Grahame either invests himself completely into a passion for his entire life, or tires of it quite quickly. After cooking (“I got bored with that after a year or two”), next up was art. “I used to do all these drawings, and I saw a thing in the paper. So I applied to go to art school, and I got in. From there I moved to a BA in Worthing, near Brighton. And then I applied to the Royal College of Art, and they took me in.”

He claims that at the time, he was the youngest person to graduate from the Royal College with a Masters degree. “I was 21, 22, and I bought a one-way ticket to Japan. I just fucked off to Japan, and started knocking on doors. I just wandered around and met a couple people there.”

Those people included Yohji Yamamoto, Issey Miyake, and Kansai Yamamoto, a murderer’s row of the seminal Japanese fashion designers. They and others need things done—and Grahame did them all. “Designing clothing, making movies, designing shops. Designing restaurants. Like anything. And it was happening. There was money there. And there was fashion.”  

All that work set him up to invest in things other than just used scooters—once he collected his keep. “At the end of the month in Japan back then, every bill was settled in cash. So you went around to everyone that owed you money, you just picked up bags of cash. I bought my first house like that. I took my money back to England and bought a house. Cash. I was 23 years old. I was like, what do I do with this all this money? Yeah, I could’ve spent it on drugs and song. But fuck it: I bought a house. And I bought a Land Rover.”

Driving around that beast around Notting Hill one day, he got the inspiration to open his first shop. “I see this old church being gutted. And all the solid oak confessional boxes are on the street, waiting to be thrown away and burned. I say to this guy ‘here’s 20 quid—make sure nobody takes this stuff. If I’m not back in an hour, the 20 quid is yours. If I do, I’ll give you another 80 for all this stuff.’ So we put it on the roof of the Land Rover, and I do the shop out—the changing rooms out of the confessional boxes, and the whole shop out of the wooden paneling of the church. It was so cool. My first customer was Paul Smith.”

That shop, much like Grahame Fowler, was named Grahame Fowler. It opened in 1982. After running it for years with his now ex-wife, Grahame headed back to Japan, where in the early ’90s he sprung up 15 shops called West End Company in Osaka, Kyoto, and of course Tokyo. Tricker’s shoes and boots were a huge part of the footwear offering, as the Japanese obsession with a timeless English tailoring look really began to take hold. “We also did overcoats, handmade suits, duffel coats, socks, bags. I had a massive budget—I would just go buy shit and put it in the shop. It was my eye, my taste level.”


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In 1997, the Japanese “Lost Decade” recession caught up with him, and all the West End shops shuttered. Grahame went back to England, and pursued business in Switzerland, Italy, and Spain. “And my marriage folded. I was never home. I was always on a fucking plane. After going to Milan, and waking up in Lisbon with people I didn’t know, I sort of realized it was fucking time to change my lifestyle.”

And change he did. “I quit smoking, quit the drugs, quit the alcohol, got rid of all my friends, lost my marriage, moved to New York, got an apartment, and started another business here.” That business was Robert Grahame, a shirt company that Grahame built into a $65 million dollar operation. “We built a factory in India, and I spent three years going back and forth, living on the roof of the factory.”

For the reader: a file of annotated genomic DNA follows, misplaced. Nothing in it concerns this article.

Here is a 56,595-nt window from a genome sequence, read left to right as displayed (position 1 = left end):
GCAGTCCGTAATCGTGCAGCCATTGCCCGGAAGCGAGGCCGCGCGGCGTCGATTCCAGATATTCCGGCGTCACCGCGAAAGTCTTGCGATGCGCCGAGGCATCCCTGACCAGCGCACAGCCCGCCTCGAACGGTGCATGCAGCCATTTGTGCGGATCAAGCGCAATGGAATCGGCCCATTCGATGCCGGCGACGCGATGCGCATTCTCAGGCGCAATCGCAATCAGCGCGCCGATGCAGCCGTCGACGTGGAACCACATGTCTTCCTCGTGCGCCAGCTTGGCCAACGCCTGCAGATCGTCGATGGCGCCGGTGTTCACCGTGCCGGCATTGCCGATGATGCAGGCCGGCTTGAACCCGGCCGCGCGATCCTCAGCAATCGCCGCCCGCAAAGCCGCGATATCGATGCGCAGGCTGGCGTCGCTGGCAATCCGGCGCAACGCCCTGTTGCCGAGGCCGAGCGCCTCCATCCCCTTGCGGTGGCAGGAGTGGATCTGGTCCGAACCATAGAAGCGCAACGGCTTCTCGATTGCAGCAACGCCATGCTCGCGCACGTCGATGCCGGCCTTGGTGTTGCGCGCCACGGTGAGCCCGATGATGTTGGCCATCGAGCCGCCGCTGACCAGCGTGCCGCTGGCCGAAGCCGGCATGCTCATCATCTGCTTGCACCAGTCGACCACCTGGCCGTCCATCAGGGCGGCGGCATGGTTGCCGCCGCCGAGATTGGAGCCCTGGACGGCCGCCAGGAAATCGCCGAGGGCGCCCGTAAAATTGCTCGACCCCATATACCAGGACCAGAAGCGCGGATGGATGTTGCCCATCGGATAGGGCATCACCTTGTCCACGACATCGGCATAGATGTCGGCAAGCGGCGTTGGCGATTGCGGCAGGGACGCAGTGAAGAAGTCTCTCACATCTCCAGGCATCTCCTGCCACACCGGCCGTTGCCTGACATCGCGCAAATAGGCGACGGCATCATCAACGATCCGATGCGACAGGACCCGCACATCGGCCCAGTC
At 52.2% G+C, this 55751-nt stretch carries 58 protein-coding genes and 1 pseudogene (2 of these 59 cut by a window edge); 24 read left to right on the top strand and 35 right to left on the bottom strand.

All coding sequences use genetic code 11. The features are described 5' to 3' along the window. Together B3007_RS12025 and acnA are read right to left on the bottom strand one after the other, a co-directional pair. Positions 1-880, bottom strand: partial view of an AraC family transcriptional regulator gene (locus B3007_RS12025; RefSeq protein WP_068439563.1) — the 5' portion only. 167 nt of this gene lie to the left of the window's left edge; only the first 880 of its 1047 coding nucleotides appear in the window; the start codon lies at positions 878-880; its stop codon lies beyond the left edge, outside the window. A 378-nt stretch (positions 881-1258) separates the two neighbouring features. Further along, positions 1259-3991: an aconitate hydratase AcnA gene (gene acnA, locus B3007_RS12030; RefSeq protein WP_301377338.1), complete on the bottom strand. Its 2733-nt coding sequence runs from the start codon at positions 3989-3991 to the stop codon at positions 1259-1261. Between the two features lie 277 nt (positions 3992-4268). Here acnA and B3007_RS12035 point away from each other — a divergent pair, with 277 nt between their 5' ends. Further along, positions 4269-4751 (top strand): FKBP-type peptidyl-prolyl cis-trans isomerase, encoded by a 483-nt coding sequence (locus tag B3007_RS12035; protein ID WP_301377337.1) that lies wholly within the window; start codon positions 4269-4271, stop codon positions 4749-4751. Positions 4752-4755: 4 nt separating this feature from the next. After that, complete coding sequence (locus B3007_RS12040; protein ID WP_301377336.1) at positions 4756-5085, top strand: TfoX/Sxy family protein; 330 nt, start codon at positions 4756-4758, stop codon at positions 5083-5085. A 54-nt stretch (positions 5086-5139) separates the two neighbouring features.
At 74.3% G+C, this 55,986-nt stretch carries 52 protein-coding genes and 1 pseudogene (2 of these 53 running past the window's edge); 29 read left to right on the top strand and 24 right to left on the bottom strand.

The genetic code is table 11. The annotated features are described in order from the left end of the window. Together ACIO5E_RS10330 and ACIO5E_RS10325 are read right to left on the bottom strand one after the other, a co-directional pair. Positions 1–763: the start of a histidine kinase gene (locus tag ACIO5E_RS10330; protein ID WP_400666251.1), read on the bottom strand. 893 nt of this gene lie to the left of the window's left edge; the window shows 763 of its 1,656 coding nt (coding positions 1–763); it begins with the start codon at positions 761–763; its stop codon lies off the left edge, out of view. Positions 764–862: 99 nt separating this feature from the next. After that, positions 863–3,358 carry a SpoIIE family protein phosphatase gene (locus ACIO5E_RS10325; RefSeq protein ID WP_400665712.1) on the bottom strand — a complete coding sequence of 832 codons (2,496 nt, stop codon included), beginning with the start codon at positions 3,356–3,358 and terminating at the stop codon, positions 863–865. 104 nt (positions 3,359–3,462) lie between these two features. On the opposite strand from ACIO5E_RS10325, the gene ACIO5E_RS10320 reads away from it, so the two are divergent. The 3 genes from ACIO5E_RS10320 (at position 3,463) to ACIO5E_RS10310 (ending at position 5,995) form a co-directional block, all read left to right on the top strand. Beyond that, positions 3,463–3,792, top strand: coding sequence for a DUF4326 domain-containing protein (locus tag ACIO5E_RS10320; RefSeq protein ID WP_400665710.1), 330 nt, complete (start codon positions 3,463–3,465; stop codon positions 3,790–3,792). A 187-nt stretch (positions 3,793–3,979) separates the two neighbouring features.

Despite the success, Robert Grahame ended up on the list of things that just couldn’t hold Grahame’s interest. So he returned to one of the things that did. “I sold the company. I stayed in India, bought a scooter off a guy who was riding on the street. I said, ‘That’s Italian. I’m buying that.’ So I hopped on the back, we went to the bank, I drew 500 bucks out, I gave him the cash, he gave me the bike, and I fucked off driving around India for a year.”

After that came another return to New York—this time for good, after he met his second wife in 2000 (“I owe her my soul, man”). He found his current studio in 2006—”I put pins in the map. North, south, east, west, and I got on my bicycle and recorded where I could get riding 20 minutes from my house.”—and focused on painting and screenprinting.

“This place was rough. There was a methadone clinic just over there, people were getting shot all over the place. But it had a massive elevator so I could get scooters in.”

Someone asked him for a custom suit, which evolved into doing special orders for Neiman Marcus and Bergdorf Goodman. One day as Grahame was zipping a Lambretta around (obviously), he saw a West Village shop for rent. That turned into Grahame Fowler Original in 2008.

“We hd a good run, it was a lot of fun. Lot of people coming in, copying everything we’re doing. J. Crew, Ralph [Lauren]—everyone was in there.” But the neighborhood changed, and with it, so did Grahame’s customer base. “It used to be a lot of photographers, art directors, film directors. Other fashion people. Some of them are still down there. Some of them moved on. Some of them are dead.”

If the man is a master of timing, he proved it by closing the decidedly polished Grahame Fowler Original during the current decade when menswear has swung far more casual. “No one’s interested in clothes anymore. They all go work in a t-shirt and a pair of jeans and nobody gets dressed. A whole different generation’s come through and they’re not really interested in it.”

“I think generally Americans aren’t as interested in clothing as Europe. If you go, if you go like Italy or France or Hamburg or London, you’ll see people on the street far better dressed than they are here. Even though New York has tons of money, it doesn’t really care about what it looks like. So you see people here—they dress like fucking down-and-outs, but they’re multimillionaires and they don’t care.”

“But in London, in Milan and Hamburg and Frankfurt, you go, there are people there that care. London especially is still—you can still go to Saville Row and have a really nice suit made or have a last made and get yourself some shoes.”

“I mean, maybe I’ll open a store that only sells English boots and shoes, American boots and shoes. There’s retail in my blood, so I’m always like looking for another angle, you know?”

Until then, if you care, you’ll just have to stop by Grahame’s studio. There, the dream of looking damned good is very much alive.

 

If you’re interested in stopping by Grahame’s studio (and, you should be), just shoot him an email at shop@grahamefowler.com. If you can’t, he’s got a ton of shoes and other fantastic stuff—because he’s just part of the revolution now—on his website